My condition today was likely not as acute as Matt Whitaker’s dehydrated performance, soaking the carpets of the White House press room with his beads of sweat while he responded to reporters peppering him with questions about the Special Counsel’s investigation. That performance, while puzzling and embarrassing, was starkly real. There was no video or audio manipulation there — no ‘”deep fake” performance by the fake Acting Attorney General.
“Deep fake” action, however, took center stage before the Senate Intelligence Committee chaired by Senator Richard Burr (R-NC) and co-chaired by Senator Mark Warner D-VA) where the U.S. Intelligence Community was giving its annual worldwide threat assessment. Cybersecurity, in its various forms, was identified as the significant threat that we are still not equipped to deal with or contain. The ability of foreign players to manipulate artificial intelligence in the form of audio and video to create false scenarios and affect political results is a growing viral menace.
According to witnesses, Russia, China, North Korea, and ISIS are the major threats to the United States. Iran is not identified as a significant danger because they are technically in compliance with the international nuclear agreement. This assessment is in sharp contrast to the stream of presidential tweets and pronouncements that ignore Russian election meddling, praise the Chinese trade negotiations, emphasize Trump’s warm relationship with Kim Jong Un, and portend the demise of ISIS. Instead, Trump focuses like a laser on our Southern border and sends military troops to deal with putative assaults to our national security. It is not accidental that the Intelligence Assessment delivered today failed to mention border security. Trump cannot be happy with this result.
While Sen. Angus King characterized the IC response to the various threat matrixes as agile, mobile, and hostile, is the United States capable of meeting the “deep fake” threat? Experts, such as John Carlin, the former head of the National Security Division at the Department of Justice believes the FBI is very capable in collecting intelligence and the attributing cyber intrusions to specific state and non-state actors. However, in his book, Dawn of The Code War, Carlin believes that information loses its value if the Administration fails to implement policies that levy a cost on violators, denies its veracity, or fails to act upon it. This is the situation the United States, unfortunately, finds itself in today.
Sen. Kamala Harris proved an effective questioner of the intelligence witnesses. She was very agile, mobile and had just the right amount of gracious hostility in her questioning. She asked DNI Secretary Coates what was the status of the report on actions taken to identify and protect against Russian election meddling. Coates demurred and suggested that it be addressed in the afternoon’s closed session. Though sometimes a necessary evil to avoid the disclosure of sensitive information — especially intelligence sources and methods — this closed session deferral is also used to mask the conflicts between the intelligence community’s views with the volatile and morphing positions of the White House.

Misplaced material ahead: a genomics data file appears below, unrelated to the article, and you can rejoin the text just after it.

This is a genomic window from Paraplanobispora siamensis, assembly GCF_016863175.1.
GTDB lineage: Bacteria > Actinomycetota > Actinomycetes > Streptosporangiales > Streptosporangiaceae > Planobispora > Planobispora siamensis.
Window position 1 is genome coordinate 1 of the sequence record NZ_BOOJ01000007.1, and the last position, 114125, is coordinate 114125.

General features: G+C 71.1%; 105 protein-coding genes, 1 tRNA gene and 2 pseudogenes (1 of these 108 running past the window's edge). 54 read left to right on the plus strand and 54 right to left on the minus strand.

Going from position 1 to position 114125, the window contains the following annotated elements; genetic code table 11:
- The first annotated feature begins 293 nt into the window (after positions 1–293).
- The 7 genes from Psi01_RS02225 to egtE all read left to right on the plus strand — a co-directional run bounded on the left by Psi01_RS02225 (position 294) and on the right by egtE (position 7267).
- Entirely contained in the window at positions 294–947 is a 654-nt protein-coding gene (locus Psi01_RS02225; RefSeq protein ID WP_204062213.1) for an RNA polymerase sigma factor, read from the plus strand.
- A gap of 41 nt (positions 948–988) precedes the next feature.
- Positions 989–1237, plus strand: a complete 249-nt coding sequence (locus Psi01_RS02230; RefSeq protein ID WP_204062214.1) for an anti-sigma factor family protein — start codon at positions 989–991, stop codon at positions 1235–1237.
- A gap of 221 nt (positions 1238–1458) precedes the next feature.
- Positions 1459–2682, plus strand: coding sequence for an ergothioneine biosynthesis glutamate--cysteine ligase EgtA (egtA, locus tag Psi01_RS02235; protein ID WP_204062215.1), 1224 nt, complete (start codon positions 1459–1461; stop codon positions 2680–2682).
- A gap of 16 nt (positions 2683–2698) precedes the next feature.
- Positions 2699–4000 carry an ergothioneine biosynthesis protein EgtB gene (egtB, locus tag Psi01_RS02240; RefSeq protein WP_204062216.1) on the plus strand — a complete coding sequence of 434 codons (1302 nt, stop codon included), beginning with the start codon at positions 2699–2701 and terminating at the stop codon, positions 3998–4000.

Over a year ago, the IC glaringly admitted that Trump had taken no actions nor instructed their agencies to take measures to protect the American people from foreign election tampering. It appears that there has been no change. Trump continues to ignore the threat and arrogantly suggests that his Intelligence Community should go back to school.
Sen. Harris’ next question dealt with the Trump debacle in Helsinki. Were there any official records of the 2-hour plus meeting held between Putin and Trump? Once again, the IC witnesses deferred this question to the afternoon session. Helsinki has left our spooks spooked, especially since we now know that Trump took the notes away from his interpreter and destroyed them. The fact that Trump continues to repeat this behavior, meeting alone with Putin and insisting that no record be kept, is behavior that invites counterintelligence scrutiny.
If our enemies find it more fruitful and prudent to attack us on cyber, why is Trump pushing scenes from a movie to justify his desire to declare a “deep fake” national emergency? One thing is certain, we need tough Senators on the Senate Intelligence Committee to give the American people the proper SIGINT– i.e., the truth.
Not only did FBI Director Wray believe that Russian meddling will continue in 2020, but also that it will adapt and multiply. According to Wray, China and Russia will coordinate to disrupt the American way of life. With China’s expertise in the theft of intellectual property, military secrets, technology, and the subterfuge of multiple supply chains, the FBI has an impossible task to address these threats. They will need help from Google, Facebook, Twitter and YouTube to counteract the ‘deep fake” phenomenon going forward.
The United States has never been more vulnerable and susceptible to attack. Trump’s leadership vacuum and his single-task focus on a border wall are leading us to the precipice. Trump watches TV movies like Sicario the Soldado, filled with characters toting prayer rugs, gagging women, pouring drugs through the border and taking sharp turns in fast cars. Fantasy is not reality and cannot be the basis for U.S. foreign policy. Instead, when he goes to bed, Trump should be reading the Annual Intelligence Community Report from cover to cover until he has a firm grasp on the genuine crises that confront and threaten us.